BellSouth Corp. has entered the bidding for Sprint Corp., the nation's third-largest long-distance company, seeking to pry it from MCI WorldCom Inc., which has come close to a deal in ongoing merger talks with Sprint, sources with knowledge of the talks said last night.
BellSouth's entry complicates MCI's efforts to complete a deal that would stand as the latest in a series of monster mergers that have reshaped the communications industry. MCI has come to see Sprint as the potential long-sought fix to a glaring deficiency--its lack of presence in the fast-growing world of wireless telephone service. Sprint boasts Sprint PCS, a national all-digital cellular network.
An executive with one of the companies said rumors of BellSouth's interest in acquiring Sprint have been heard widely since the spring, when the former head of Sprint's long-distance division moved to a senior position at Bell South. BellSouth did not return phone calls last night, and a Sprint spokesman declined to comment. In addition to its long-distance and wireless business, Sprint owns a sizable data network and several local phone systems in North Carolina, Florida, Virginia and Las Vegas. While those companies would be of little interest to MCI--which is focusing on the nation's largest markets as it expands into local service--they could well interest BellSouth, which is based in Atlanta.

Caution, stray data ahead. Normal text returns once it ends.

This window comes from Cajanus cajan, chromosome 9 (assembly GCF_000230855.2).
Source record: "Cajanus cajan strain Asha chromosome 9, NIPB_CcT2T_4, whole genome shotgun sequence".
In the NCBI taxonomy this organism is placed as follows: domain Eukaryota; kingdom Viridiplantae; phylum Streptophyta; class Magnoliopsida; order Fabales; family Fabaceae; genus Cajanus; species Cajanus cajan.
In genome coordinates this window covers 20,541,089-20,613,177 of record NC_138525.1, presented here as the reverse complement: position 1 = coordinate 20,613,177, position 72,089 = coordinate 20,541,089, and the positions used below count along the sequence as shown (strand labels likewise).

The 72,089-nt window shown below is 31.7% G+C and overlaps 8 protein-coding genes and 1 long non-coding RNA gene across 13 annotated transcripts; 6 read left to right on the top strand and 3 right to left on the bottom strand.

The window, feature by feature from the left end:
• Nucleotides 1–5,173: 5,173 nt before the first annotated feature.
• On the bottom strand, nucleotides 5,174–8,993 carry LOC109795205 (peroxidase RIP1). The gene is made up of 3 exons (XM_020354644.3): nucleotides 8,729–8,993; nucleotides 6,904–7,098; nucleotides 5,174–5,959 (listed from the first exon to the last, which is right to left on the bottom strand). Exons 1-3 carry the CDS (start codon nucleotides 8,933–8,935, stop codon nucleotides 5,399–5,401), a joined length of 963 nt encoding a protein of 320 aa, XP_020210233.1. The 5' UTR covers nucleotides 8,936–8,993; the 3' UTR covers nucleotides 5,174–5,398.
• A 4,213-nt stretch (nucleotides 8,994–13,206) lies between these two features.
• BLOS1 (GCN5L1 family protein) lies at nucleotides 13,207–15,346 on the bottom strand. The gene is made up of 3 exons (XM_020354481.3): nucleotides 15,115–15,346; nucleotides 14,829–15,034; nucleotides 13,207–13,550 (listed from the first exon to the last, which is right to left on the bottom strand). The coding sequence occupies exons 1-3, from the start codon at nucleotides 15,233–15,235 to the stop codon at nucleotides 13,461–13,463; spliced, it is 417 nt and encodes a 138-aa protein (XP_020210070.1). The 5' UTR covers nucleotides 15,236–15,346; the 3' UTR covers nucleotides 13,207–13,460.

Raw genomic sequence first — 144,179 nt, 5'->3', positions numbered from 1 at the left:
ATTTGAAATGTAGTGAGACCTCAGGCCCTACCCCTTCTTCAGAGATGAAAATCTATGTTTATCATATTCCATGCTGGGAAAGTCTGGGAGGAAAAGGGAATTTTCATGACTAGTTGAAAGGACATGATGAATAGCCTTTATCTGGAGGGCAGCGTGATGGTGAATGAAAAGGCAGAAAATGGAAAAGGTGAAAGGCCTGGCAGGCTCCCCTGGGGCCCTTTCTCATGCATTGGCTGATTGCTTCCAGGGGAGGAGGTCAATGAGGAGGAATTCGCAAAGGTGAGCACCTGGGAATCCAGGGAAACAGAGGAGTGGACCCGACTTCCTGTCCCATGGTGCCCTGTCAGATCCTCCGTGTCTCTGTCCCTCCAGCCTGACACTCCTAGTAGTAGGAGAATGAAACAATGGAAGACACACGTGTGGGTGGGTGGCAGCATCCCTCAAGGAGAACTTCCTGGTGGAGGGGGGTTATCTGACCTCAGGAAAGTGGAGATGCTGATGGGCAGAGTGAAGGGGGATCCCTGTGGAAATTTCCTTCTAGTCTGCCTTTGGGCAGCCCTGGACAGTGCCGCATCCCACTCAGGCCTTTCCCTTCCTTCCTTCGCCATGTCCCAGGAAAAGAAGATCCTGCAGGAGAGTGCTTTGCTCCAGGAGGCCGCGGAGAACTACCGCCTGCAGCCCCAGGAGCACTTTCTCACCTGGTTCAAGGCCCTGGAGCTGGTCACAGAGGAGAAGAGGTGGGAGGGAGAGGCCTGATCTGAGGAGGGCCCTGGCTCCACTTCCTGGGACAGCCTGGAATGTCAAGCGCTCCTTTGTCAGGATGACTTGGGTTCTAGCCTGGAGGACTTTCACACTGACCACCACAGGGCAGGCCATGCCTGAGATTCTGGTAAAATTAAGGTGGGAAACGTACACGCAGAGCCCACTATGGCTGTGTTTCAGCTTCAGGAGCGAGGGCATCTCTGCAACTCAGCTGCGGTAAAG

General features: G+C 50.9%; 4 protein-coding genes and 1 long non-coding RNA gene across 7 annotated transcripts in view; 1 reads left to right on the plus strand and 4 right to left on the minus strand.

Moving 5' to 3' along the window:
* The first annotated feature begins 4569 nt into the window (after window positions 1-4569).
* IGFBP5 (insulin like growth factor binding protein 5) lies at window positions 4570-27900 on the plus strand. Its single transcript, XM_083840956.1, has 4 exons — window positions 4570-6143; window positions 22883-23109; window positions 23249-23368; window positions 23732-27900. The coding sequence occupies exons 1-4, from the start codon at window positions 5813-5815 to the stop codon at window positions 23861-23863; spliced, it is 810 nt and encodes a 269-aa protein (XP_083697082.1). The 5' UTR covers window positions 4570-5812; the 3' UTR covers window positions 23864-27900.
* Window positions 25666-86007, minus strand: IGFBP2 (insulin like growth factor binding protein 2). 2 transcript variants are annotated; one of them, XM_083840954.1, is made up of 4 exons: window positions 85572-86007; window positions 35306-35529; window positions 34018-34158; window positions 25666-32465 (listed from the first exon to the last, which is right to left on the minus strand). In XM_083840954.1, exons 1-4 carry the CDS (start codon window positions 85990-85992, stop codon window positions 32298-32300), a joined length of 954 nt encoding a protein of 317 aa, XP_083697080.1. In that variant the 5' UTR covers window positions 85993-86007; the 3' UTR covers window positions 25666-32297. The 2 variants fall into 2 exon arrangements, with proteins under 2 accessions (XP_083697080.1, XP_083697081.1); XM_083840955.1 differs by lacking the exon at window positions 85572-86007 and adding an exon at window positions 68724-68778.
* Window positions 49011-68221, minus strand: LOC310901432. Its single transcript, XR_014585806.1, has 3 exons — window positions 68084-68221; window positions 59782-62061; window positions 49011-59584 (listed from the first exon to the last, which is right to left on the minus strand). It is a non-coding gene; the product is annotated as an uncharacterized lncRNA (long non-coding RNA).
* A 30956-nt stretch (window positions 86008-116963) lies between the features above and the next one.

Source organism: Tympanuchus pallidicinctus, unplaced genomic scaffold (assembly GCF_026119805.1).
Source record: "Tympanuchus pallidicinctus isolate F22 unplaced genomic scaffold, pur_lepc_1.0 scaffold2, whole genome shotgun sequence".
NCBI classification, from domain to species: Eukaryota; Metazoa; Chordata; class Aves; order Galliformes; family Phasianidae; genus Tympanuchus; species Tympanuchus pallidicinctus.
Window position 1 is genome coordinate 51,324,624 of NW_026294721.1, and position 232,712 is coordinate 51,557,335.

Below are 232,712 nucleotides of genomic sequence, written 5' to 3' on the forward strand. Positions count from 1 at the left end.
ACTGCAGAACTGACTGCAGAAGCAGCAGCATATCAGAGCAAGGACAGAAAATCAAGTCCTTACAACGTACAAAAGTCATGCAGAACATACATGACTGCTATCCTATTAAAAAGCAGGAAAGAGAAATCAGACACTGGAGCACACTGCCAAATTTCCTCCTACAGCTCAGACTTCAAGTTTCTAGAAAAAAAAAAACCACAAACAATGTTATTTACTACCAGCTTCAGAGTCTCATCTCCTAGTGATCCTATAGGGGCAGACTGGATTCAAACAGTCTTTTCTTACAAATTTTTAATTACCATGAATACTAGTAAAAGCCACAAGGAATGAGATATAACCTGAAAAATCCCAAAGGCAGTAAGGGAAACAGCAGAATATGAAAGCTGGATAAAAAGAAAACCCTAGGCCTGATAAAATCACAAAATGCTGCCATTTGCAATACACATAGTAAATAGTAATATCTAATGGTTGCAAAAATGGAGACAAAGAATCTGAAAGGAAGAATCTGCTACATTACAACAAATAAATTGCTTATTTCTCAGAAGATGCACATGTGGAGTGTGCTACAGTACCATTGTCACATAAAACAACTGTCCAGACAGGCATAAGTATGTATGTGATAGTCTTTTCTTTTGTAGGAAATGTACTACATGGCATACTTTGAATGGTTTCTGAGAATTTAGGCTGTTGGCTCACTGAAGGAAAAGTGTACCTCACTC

BellSouth is particularly keen to gain Sprint's long-distance stature as it presses ahead with plans to enter the long-distance market, the executive said.
An analyst suggested BellSouth and MCI could wind up splitting Sprint, with MCI claiming the cellular network and BellSouth the local companies and the data network. Sources at the Federal Communications Commission say an MCI-Sprint merger could require a sell-off of data networks to gain regulatory approval.